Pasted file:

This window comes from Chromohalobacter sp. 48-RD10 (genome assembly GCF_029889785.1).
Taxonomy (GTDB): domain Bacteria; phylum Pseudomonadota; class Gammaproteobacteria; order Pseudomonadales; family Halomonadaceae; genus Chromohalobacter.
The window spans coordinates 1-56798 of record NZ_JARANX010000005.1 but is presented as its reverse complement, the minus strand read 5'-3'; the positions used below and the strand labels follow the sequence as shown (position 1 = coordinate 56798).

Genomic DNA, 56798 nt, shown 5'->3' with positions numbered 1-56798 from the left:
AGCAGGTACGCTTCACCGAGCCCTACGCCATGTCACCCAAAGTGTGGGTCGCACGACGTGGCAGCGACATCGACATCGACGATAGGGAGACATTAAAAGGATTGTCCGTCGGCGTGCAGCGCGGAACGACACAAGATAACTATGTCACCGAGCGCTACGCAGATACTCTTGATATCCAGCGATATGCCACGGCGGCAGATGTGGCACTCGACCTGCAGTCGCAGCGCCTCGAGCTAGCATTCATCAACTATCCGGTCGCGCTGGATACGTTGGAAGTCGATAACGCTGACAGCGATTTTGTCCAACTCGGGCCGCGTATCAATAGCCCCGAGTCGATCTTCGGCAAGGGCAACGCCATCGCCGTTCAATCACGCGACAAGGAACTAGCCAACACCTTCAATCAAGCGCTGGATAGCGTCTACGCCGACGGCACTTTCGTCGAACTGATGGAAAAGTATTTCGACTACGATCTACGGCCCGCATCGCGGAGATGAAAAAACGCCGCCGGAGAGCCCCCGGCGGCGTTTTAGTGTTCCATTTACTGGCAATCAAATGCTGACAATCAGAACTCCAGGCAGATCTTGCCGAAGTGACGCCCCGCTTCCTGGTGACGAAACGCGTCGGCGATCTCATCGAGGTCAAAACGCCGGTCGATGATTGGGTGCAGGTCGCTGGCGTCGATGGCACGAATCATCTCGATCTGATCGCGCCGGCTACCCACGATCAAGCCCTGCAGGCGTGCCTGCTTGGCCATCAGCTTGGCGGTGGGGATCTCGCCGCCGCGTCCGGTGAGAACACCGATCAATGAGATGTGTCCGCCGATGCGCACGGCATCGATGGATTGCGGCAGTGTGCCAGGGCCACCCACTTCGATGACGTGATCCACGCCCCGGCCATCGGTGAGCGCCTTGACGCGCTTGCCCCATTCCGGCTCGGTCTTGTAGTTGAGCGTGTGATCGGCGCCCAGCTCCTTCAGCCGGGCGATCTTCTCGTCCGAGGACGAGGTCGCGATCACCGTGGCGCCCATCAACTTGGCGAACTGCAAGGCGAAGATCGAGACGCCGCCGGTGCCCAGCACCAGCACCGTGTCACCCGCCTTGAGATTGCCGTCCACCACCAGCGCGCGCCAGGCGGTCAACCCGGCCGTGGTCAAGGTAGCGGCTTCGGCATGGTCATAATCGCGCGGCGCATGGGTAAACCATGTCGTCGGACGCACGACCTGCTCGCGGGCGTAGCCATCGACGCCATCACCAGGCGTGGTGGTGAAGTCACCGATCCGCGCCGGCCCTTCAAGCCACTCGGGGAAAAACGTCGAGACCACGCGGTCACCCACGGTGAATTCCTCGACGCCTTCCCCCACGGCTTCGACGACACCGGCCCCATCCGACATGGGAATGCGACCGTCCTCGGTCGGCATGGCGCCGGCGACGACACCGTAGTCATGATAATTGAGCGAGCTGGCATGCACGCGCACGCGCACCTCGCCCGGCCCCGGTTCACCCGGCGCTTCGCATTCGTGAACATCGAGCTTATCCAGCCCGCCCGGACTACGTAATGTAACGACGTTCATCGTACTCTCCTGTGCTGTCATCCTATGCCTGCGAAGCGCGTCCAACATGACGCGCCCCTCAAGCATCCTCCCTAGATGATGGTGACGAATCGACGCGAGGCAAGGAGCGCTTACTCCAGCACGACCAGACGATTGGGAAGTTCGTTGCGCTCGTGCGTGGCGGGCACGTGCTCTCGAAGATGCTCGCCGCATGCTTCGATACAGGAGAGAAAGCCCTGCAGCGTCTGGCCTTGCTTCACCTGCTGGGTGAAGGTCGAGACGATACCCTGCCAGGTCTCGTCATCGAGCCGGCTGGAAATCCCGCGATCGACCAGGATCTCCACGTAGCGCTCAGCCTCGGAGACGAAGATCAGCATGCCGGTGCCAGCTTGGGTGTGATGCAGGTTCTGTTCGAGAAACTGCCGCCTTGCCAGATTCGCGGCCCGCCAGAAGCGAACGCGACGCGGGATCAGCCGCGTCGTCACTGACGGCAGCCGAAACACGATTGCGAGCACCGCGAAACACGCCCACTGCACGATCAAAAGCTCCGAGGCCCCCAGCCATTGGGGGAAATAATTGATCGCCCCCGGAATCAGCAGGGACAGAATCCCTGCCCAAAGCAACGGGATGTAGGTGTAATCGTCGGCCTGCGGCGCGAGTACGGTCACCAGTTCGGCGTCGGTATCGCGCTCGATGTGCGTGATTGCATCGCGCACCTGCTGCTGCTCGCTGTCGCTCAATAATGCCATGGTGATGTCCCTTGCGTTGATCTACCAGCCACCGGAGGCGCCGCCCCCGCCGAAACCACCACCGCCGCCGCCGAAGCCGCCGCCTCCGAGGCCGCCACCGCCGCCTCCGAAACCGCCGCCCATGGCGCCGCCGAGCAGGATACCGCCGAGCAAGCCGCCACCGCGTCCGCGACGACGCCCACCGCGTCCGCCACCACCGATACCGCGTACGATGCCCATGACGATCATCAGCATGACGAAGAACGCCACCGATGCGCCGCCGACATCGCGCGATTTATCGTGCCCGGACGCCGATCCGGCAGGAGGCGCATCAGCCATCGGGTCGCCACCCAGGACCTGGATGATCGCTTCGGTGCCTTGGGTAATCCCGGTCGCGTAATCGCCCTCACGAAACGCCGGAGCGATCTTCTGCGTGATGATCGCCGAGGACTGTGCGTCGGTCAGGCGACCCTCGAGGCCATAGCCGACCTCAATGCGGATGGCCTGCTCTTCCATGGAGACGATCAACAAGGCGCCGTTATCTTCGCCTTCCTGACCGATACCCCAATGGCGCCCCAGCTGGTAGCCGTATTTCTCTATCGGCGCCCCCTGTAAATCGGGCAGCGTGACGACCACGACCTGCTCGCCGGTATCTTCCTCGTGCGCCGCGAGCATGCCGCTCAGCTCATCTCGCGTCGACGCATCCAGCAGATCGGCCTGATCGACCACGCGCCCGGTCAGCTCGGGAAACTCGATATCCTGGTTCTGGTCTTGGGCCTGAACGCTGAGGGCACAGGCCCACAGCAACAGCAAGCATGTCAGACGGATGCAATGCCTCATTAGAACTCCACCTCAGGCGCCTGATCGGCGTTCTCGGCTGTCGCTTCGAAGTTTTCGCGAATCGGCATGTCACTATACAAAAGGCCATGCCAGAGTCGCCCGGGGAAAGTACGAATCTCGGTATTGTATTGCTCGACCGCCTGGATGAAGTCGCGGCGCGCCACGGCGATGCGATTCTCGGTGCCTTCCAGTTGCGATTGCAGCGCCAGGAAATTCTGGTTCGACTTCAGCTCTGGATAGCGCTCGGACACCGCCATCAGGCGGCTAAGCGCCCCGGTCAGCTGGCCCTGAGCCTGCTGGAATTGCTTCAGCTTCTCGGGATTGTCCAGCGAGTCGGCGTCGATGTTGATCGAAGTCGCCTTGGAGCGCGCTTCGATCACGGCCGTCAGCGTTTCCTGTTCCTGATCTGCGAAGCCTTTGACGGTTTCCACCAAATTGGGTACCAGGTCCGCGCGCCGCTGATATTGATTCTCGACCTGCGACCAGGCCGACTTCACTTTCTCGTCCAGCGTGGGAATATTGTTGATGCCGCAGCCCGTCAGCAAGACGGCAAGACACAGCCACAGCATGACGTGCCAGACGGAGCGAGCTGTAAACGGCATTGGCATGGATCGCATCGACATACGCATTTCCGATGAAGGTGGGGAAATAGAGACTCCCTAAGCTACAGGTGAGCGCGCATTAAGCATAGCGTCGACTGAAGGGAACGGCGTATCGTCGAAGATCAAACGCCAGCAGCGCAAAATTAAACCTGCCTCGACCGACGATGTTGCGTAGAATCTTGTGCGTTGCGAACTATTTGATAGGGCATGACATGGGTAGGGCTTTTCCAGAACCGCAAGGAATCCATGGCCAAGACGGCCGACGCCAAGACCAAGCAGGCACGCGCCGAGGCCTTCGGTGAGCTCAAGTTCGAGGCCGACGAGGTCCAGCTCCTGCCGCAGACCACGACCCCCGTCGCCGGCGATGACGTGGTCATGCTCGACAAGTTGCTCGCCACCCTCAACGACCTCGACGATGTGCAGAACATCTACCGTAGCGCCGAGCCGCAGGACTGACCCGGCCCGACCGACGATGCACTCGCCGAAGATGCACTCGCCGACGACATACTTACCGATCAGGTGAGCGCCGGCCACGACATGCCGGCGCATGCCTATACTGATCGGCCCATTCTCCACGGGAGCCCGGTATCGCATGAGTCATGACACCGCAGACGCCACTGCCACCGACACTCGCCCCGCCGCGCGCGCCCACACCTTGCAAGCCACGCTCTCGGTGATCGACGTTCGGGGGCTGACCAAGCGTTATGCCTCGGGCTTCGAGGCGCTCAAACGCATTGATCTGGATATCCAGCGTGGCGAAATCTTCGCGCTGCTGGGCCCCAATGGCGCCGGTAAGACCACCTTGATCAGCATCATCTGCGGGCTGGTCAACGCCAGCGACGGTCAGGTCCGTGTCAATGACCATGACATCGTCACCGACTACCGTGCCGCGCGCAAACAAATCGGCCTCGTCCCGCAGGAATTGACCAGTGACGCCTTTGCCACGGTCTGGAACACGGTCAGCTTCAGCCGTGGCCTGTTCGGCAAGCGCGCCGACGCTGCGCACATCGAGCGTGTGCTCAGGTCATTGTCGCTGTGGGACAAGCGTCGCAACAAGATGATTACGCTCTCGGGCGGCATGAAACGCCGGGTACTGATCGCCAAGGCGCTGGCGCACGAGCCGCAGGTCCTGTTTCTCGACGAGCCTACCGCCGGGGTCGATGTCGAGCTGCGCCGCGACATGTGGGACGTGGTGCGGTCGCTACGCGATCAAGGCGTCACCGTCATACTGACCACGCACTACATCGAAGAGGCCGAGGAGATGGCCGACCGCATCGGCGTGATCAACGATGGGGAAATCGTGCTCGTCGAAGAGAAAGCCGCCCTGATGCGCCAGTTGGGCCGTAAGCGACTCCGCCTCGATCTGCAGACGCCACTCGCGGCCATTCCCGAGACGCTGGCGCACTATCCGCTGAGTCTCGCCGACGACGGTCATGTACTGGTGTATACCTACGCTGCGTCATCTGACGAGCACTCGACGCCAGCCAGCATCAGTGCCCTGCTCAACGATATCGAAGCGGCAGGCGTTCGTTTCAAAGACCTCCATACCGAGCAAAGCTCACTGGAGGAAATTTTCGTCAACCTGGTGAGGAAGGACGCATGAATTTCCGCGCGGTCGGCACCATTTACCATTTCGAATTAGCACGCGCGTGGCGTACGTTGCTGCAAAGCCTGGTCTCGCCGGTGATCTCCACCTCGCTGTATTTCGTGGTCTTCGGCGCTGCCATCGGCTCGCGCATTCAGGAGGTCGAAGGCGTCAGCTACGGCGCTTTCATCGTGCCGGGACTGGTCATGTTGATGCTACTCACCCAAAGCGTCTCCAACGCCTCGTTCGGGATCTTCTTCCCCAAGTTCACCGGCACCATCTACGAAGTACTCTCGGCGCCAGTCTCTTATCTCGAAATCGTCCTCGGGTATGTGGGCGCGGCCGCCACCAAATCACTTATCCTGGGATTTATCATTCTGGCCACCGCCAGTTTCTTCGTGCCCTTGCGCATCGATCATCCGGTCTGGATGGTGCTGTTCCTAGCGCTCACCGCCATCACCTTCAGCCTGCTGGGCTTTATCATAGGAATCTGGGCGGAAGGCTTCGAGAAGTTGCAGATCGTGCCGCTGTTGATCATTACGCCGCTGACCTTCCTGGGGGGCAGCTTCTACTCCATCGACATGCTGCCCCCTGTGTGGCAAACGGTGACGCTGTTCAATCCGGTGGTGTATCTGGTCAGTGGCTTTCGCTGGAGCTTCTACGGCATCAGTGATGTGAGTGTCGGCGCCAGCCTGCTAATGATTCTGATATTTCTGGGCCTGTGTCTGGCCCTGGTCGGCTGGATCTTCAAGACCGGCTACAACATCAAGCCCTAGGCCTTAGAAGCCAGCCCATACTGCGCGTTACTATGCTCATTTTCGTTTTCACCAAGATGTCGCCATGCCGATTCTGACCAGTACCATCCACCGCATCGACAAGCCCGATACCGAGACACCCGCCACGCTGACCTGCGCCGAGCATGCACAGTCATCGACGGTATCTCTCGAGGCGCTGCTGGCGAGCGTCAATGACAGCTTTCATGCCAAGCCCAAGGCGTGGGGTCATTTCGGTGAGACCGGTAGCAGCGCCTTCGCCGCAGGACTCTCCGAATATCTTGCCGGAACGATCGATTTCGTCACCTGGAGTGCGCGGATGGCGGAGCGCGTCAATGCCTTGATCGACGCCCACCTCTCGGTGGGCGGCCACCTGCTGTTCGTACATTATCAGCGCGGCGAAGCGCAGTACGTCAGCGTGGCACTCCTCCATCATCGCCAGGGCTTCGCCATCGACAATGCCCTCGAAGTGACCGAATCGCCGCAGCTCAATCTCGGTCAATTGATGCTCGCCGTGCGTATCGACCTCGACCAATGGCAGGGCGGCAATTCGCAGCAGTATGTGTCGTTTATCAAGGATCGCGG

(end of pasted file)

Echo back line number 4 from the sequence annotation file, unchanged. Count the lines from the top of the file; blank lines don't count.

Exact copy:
Genomic DNA, 56798 nt, shown 5'->3' with positions numbered 1-56798 from the left: